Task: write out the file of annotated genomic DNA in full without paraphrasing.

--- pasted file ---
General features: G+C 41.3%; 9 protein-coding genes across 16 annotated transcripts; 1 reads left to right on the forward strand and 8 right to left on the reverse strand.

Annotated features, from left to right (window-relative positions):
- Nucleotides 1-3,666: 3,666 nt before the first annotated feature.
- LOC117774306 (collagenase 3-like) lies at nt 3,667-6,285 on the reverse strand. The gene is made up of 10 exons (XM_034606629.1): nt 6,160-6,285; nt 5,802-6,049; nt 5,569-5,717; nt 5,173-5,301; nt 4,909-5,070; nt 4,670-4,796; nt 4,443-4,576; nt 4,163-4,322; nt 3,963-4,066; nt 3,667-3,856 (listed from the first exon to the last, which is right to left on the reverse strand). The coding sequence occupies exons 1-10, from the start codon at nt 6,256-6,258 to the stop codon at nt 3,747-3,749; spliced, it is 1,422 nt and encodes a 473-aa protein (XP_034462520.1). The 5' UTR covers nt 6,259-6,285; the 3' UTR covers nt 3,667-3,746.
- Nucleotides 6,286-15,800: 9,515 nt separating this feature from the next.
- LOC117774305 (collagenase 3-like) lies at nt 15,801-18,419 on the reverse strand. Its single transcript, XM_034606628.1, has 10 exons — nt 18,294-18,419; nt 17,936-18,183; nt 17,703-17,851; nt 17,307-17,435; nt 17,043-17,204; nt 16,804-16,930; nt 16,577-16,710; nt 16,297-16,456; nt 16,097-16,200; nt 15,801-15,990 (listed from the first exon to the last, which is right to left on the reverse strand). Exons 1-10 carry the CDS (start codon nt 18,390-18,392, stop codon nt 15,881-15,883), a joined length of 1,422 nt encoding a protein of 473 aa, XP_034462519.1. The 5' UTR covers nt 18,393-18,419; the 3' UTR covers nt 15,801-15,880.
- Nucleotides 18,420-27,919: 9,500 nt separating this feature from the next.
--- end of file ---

General features: G+C 41.3%; 9 protein-coding genes across 16 annotated transcripts; 1 reads left to right on the forward strand and 8 right to left on the reverse strand.

Annotated features, from left to right (window-relative positions):
- Nucleotides 1-3,666: 3,666 nt before the first annotated feature.
- LOC117774306 (collagenase 3-like) lies at nt 3,667-6,285 on the reverse strand. The gene is made up of 10 exons (XM_034606629.1): nt 6,160-6,285; nt 5,802-6,049; nt 5,569-5,717; nt 5,173-5,301; nt 4,909-5,070; nt 4,670-4,796; nt 4,443-4,576; nt 4,163-4,322; nt 3,963-4,066; nt 3,667-3,856 (listed from the first exon to the last, which is right to left on the reverse strand). The coding sequence occupies exons 1-10, from the start codon at nt 6,256-6,258 to the stop codon at nt 3,747-3,749; spliced, it is 1,422 nt and encodes a 473-aa protein (XP_034462520.1). The 5' UTR covers nt 6,259-6,285; the 3' UTR covers nt 3,667-3,746.
- Nucleotides 6,286-15,800: 9,515 nt separating this feature from the next.
- LOC117774305 (collagenase 3-like) lies at nt 15,801-18,419 on the reverse strand. Its single transcript, XM_034606628.1, has 10 exons — nt 18,294-18,419; nt 17,936-18,183; nt 17,703-17,851; nt 17,307-17,435; nt 17,043-17,204; nt 16,804-16,930; nt 16,577-16,710; nt 16,297-16,456; nt 16,097-16,200; nt 15,801-15,990 (listed from the first exon to the last, which is right to left on the reverse strand). Exons 1-10 carry the CDS (start codon nt 18,390-18,392, stop codon nt 15,881-15,883), a joined length of 1,422 nt encoding a protein of 473 aa, XP_034462519.1. The 5' UTR covers nt 18,393-18,419; the 3' UTR covers nt 15,801-15,880.
- Nucleotides 18,420-27,919: 9,500 nt separating this feature from the next.